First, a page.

I'm sure glad this is a hobby for me. I could never make any money on this kind of thing. So time consuming.

Mike W
04-10-2007, 02:00 AM
Nice job on that. I once had an alternator with groves in the slip rings. I set it up in the lathe and turned the slip rings. They were almost perfect. I made one last cut and ran out of copper. It is in a box sitting on a shelf somewhere in the garage.

PTSideshow
04-10-2007, 05:58 AM
Sweet very nice job

slowtwitch
04-10-2007, 06:39 AM
I rewound a ton of armatures, in my days with Westinghouse and I will have to say..........very nice job :D

pete

ammcoman2
04-10-2007, 08:29 AM
One little trick for prepping insulated wire for soldering is to dip the end in a bath of molten solder. It strips the insulation and coats the wire in one step. Good ventilation is a must and temperature control of the bath is advisable. This was the way we prepped wire for welding on a current starting relay at the place I worked in another life!

I was able to fix a headphone lead wire for my son using this method. The wire is so fine that scraping is virtually impossible. BTW his cat had chewed through the cord!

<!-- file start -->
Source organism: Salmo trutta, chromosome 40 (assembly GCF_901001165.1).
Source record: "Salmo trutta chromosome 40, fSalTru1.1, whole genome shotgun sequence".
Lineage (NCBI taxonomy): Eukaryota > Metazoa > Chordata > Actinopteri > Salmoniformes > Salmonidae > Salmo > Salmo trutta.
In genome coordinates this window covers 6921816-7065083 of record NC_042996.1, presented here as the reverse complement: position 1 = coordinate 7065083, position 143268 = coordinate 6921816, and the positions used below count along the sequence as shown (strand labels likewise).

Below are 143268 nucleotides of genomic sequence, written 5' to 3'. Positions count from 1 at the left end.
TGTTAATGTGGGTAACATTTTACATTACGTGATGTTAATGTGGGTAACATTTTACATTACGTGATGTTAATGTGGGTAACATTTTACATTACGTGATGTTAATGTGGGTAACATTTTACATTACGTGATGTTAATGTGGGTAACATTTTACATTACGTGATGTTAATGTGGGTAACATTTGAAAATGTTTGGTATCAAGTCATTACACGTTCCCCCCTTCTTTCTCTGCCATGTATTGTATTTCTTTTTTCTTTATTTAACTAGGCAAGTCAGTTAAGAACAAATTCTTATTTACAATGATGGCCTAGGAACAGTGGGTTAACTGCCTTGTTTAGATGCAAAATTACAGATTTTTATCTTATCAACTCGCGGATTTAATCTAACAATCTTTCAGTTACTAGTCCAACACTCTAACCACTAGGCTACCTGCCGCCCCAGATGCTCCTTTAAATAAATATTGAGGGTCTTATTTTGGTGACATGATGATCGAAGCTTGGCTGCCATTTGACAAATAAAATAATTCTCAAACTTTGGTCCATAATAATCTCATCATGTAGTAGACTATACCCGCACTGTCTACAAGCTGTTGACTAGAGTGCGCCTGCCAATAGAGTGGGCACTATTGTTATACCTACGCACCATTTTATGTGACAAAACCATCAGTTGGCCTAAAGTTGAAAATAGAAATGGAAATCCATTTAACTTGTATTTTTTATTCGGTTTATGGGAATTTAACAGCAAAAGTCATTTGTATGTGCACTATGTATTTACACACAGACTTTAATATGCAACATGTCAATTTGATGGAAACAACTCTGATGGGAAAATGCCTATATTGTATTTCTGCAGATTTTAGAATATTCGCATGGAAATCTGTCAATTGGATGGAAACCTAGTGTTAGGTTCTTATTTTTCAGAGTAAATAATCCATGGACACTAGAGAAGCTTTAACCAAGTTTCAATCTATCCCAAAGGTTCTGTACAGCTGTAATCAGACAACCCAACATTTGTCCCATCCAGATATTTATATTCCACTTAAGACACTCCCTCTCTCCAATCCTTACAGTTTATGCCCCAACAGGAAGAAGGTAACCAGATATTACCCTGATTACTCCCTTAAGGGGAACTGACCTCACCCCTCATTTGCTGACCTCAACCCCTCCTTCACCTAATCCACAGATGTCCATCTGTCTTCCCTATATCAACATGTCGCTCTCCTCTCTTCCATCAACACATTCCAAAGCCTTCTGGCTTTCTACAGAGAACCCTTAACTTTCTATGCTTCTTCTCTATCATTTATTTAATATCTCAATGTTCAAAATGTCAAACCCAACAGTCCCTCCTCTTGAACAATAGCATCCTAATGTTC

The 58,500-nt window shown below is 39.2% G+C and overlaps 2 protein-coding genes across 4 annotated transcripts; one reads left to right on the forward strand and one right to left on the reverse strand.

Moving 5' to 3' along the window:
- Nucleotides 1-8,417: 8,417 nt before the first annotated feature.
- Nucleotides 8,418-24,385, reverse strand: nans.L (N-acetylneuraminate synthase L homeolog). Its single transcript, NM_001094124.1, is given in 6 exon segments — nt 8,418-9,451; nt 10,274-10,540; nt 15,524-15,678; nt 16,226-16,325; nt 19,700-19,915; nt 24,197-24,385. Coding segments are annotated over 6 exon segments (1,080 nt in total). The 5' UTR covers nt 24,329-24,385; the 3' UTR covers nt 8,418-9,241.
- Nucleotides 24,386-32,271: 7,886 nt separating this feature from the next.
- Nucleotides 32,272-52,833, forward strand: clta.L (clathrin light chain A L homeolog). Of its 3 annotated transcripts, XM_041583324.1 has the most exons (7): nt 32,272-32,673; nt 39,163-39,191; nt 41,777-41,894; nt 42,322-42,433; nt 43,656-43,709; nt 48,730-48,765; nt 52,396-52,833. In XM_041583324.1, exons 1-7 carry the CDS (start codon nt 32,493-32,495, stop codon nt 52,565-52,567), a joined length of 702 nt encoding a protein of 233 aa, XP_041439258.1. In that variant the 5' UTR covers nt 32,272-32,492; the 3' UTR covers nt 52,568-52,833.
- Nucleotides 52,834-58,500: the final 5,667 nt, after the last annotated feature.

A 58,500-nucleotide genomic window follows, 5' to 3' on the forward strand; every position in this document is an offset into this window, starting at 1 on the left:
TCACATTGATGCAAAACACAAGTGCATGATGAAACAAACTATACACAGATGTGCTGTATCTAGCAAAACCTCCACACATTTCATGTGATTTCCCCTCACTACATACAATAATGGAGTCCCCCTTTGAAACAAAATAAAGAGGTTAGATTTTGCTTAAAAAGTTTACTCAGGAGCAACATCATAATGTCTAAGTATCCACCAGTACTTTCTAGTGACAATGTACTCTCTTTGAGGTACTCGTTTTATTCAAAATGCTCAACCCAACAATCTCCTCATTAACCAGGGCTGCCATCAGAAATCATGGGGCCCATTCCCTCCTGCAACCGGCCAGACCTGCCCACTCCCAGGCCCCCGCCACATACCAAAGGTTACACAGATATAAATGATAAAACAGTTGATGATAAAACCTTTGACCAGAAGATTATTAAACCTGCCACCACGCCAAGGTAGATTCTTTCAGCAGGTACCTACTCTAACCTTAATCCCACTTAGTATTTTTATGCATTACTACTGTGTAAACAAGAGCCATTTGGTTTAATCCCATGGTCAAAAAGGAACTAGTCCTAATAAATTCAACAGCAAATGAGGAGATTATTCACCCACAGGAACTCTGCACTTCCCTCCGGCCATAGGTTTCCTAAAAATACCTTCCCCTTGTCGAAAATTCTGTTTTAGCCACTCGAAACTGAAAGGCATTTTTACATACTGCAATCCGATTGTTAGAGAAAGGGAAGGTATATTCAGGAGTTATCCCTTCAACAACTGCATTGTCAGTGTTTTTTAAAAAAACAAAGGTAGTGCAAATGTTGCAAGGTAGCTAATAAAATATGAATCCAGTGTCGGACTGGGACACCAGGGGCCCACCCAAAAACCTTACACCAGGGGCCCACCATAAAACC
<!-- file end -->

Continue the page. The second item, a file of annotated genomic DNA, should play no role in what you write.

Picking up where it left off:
Geoff

Orrin
04-10-2007, 10:07 AM
Beautiful job, Ken. Commendable.

Orrin

abn
04-11-2007, 02:41 AM
Very nice...another skill i'd like to learn before I die.

Evan
04-11-2007, 09:00 AM
I've done some rewinding from time to time. I rewound the stator on a 2000 watt Generac that I mount under the Hood of my Ranger. I used spray on insulation varnish that meets ASTM specs and soaks into the windings very well. I have also done coil winding on my lathe including one coil that was 10,000 turns of # 51 magnet wire. That has a diameter of .0009" and a breaking strength of 10 grams.

However, none of my work is a nice looking as Ken's.

C - ROSS
04-11-2007, 09:29 AM
Ken Good show.

Just one more example of the excellence of this site and the work it's members produce. It gives new a new meaning to the term "home shop".

Keep it up.

Ross

PolskiFran
04-11-2007, 10:13 PM
Great job...again! I don't know what part of that generator looks better, the inside or the outside.

Frank

Wirecutter
04-12-2007, 12:59 PM
Nice work, Ken. As the others have said - you've gone and done it again!

-Mark

Bill in Ky
04-12-2007, 01:16 PM